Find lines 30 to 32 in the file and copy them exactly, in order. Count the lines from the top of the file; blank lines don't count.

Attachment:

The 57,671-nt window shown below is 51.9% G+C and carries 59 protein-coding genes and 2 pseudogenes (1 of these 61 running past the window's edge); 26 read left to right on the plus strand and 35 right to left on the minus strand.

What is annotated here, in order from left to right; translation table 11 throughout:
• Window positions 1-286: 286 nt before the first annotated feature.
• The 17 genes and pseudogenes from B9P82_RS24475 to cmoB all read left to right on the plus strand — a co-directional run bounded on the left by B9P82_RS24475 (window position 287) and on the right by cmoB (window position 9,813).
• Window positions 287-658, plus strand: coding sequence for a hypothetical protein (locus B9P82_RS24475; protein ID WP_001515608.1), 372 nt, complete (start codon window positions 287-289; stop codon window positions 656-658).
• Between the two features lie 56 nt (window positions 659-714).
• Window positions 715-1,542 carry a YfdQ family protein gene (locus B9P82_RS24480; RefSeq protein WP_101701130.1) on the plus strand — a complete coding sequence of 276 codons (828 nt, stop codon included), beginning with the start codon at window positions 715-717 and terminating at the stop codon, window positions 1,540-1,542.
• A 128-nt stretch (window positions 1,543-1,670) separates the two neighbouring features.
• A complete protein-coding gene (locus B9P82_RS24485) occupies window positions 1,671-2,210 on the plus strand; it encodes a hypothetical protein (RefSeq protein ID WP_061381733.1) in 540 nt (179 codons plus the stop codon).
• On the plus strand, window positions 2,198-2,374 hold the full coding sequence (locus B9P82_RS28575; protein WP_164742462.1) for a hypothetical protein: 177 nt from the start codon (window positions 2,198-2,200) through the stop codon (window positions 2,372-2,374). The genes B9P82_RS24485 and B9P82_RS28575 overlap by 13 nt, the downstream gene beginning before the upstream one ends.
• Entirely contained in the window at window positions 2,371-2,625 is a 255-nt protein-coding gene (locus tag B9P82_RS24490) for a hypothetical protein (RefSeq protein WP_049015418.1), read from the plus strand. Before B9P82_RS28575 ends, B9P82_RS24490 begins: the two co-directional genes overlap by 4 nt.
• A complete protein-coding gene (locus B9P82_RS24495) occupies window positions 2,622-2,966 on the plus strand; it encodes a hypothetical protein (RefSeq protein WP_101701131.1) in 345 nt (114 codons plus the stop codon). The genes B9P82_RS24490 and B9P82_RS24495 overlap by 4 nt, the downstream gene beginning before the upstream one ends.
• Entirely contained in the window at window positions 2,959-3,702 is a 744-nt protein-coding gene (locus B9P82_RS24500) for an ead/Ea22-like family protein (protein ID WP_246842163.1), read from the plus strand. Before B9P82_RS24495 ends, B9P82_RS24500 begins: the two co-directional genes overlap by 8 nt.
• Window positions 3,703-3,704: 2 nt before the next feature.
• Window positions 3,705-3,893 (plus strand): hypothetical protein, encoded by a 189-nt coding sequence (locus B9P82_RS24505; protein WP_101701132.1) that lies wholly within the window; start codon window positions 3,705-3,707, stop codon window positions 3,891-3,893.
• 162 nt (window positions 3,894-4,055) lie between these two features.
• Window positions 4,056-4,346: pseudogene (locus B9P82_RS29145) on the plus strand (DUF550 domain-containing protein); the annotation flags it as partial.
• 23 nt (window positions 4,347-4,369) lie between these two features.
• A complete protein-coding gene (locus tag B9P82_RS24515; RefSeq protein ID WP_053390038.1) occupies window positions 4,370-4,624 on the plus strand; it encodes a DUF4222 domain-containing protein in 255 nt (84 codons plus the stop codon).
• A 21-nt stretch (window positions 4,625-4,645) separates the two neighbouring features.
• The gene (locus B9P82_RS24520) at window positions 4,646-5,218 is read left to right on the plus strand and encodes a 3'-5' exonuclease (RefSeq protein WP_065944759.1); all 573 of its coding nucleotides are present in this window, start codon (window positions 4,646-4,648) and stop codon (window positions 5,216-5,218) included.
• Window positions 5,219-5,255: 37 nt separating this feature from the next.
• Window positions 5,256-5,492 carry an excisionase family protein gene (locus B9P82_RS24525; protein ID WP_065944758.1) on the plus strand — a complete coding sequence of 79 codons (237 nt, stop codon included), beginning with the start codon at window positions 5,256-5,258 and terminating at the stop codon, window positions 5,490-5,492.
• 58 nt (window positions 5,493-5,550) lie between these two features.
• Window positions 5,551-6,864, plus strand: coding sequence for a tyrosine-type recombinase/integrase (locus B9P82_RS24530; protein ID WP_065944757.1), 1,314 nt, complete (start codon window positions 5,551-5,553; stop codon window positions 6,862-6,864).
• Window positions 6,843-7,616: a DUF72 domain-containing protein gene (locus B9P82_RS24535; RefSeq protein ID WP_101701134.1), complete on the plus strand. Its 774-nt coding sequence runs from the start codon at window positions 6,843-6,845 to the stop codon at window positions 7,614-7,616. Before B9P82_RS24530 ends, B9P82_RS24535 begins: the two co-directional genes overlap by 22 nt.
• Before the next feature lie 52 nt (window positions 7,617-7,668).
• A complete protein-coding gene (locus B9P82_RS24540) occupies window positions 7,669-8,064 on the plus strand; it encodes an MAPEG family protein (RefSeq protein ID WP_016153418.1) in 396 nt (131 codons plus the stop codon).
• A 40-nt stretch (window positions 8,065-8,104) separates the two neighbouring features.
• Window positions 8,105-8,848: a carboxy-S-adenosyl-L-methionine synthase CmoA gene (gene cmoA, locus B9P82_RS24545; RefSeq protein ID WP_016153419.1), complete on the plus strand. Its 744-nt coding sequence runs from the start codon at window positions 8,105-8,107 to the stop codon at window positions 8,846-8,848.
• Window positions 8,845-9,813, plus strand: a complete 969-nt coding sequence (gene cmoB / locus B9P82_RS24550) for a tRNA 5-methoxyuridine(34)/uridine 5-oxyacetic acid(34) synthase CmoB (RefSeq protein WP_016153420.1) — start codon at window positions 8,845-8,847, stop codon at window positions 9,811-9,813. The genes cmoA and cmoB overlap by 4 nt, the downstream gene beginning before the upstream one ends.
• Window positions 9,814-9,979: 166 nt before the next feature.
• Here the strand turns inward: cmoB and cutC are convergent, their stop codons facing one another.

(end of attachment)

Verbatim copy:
• Window positions 8,105-8,848: a carboxy-S-adenosyl-L-methionine synthase CmoA gene (gene cmoA, locus B9P82_RS24545; RefSeq protein ID WP_016153419.1), complete on the plus strand. Its 744-nt coding sequence runs from the start codon at window positions 8,105-8,107 to the stop codon at window positions 8,846-8,848.
• Window positions 8,845-9,813, plus strand: a complete 969-nt coding sequence (gene cmoB / locus B9P82_RS24550) for a tRNA 5-methoxyuridine(34)/uridine 5-oxyacetic acid(34) synthase CmoB (RefSeq protein WP_016153420.1) — start codon at window positions 8,845-8,847, stop codon at window positions 9,811-9,813. The genes cmoA and cmoB overlap by 4 nt, the downstream gene beginning before the upstream one ends.
• Window positions 9,814-9,979: 166 nt before the next feature.